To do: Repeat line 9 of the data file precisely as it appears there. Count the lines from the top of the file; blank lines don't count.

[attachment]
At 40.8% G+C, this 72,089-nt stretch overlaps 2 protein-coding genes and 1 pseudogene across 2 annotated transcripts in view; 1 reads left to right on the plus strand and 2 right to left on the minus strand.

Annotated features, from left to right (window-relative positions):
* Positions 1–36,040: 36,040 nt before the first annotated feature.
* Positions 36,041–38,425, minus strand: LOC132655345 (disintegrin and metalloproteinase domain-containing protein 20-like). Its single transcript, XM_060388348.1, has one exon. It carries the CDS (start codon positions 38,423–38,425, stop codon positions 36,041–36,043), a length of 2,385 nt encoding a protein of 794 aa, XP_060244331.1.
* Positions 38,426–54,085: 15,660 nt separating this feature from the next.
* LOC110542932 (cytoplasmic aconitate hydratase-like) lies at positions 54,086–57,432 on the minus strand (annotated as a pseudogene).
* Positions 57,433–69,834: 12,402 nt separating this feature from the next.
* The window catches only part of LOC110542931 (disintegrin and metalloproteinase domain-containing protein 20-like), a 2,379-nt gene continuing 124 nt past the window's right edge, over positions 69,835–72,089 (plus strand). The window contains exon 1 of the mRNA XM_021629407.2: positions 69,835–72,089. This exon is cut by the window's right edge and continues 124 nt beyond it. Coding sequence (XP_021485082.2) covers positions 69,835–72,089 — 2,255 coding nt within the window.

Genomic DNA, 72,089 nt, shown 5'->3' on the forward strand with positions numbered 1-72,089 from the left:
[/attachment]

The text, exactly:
Genomic DNA, 72,089 nt, shown 5'->3' on the forward strand with positions numbered 1-72,089 from the left: